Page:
Interests And Options Of Developing And Least-Developed Countries In A New Round Of Multilateral Trade Negotiations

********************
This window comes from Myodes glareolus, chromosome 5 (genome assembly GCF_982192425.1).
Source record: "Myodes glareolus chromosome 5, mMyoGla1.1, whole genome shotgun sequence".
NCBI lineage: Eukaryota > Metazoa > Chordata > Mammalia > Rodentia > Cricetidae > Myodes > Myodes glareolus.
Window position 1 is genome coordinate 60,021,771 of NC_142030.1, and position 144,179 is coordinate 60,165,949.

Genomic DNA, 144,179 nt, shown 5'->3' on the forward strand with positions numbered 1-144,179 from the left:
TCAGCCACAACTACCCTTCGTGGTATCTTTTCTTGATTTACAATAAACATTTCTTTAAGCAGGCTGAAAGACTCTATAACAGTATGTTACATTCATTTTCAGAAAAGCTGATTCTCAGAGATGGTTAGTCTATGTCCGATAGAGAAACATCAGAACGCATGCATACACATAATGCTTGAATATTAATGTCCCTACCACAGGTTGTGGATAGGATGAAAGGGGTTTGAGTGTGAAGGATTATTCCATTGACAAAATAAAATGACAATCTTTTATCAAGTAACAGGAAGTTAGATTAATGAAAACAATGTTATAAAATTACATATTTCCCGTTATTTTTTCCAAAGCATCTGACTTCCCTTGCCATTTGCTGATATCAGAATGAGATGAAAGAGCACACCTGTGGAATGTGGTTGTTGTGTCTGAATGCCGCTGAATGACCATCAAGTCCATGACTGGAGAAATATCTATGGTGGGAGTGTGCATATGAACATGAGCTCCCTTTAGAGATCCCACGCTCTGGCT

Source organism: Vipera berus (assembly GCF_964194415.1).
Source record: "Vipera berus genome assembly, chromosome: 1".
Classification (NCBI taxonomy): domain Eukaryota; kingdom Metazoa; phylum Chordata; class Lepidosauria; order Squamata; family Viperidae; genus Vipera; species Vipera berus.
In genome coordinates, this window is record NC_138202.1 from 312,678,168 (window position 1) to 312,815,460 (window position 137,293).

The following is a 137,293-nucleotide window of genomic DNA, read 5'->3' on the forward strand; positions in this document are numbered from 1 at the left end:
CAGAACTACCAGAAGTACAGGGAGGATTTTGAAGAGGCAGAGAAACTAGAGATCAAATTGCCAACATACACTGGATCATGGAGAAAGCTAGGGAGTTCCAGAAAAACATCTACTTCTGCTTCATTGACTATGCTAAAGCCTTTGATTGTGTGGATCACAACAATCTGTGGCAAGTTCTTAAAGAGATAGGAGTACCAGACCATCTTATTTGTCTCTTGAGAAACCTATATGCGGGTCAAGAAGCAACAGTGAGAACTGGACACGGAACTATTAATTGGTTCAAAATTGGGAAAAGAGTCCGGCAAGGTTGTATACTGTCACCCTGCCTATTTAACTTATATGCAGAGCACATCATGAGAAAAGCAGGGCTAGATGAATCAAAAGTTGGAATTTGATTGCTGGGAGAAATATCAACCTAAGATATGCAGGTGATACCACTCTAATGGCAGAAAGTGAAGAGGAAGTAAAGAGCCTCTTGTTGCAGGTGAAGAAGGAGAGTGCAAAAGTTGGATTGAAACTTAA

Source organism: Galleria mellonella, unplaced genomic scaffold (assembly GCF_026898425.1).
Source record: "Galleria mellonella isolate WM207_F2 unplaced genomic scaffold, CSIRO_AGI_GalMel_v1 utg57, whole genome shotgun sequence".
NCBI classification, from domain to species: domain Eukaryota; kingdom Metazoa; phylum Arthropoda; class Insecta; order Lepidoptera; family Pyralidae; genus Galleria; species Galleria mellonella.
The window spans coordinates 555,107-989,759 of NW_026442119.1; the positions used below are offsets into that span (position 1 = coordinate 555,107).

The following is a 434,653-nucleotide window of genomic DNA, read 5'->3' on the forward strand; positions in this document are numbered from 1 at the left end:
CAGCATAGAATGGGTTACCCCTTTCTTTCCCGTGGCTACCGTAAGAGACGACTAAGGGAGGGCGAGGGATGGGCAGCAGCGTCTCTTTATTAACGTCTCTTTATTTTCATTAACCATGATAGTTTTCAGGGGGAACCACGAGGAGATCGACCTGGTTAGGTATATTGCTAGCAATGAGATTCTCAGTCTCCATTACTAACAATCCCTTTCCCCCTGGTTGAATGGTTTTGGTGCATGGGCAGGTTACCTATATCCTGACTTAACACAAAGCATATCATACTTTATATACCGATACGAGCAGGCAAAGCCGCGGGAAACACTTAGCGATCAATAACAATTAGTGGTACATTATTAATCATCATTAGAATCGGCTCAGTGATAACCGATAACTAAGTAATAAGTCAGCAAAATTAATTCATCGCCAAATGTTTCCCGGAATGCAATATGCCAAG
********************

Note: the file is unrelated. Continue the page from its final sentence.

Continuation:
Negotiating interests and options have to be identified against the background of the possible agenda of a new round. Several important elements of this agenda are codified in what is referred to as the "built-in agenda", including: (i) an assessment of the implementation of Uruguay Round Agreements (RAS); (ii) specific reviews of particular agreements that were mandated by the Uruguay Round; and, as the core of a new round, (iii) new negotiations on agriculture, GATS, and Trips. Possible further components of the agenda could be negotiations on trade and investment, competition policy, trade facilitation, transparency in government procurement, environmental and labour standards, and further liberalization of industrial tariffs, and textiles and clothing. Many developing and least-developed countries are reluctant to support such a comprehensive agenda, because they are still pre-occupied with difficult administrative, institutional and financial problems arising from the implementation of various RAS. They also have difficulties in articulating the strategies that could underpin the identification of their negotiating interests and options. Their preparation for a new round is likely to be mostly inadequate owing to a lack of human knowledge and institutional capacity that an effective participation in the WTO process requires. They will thus have to take decisions on complex issues that they may not have adequately analyzed and understood. But a new trade round will also present an important opportunity for developing countries to press for enhanced market access and to undo some of the damages imposed by the RAS dealing with rules and standards. They have taken on many mandatory obligations in exchange for non-binding and "best endeavour" concessions from the developed countries. Rebalancing this situation should be a major concern for both the developing and the least-developed countries. The new round should also offer the low-income countries an opportunity to be more pro-active in terms of defining its agenda, for instance in proposing multilaterally negotiated decisions regarding the criteria for categorizing WTO member countries, as well as the form and context of "special and differential treatment" for the developing and least-developed countries. This paper discusses the trade-strategy options of low-income countries, the areas of greatest interest to developing countries, as well as those that are to pose the greatest difficulties, the question of how developing countries can enhance the effectiveness of their participation in the new Round of Multilateral Trade Negotiations, and also makes some suggestions on how to change WTO governance and management structures in order to ensure that the concerns of flow-income members are given greater prominence in the organization´s activities.
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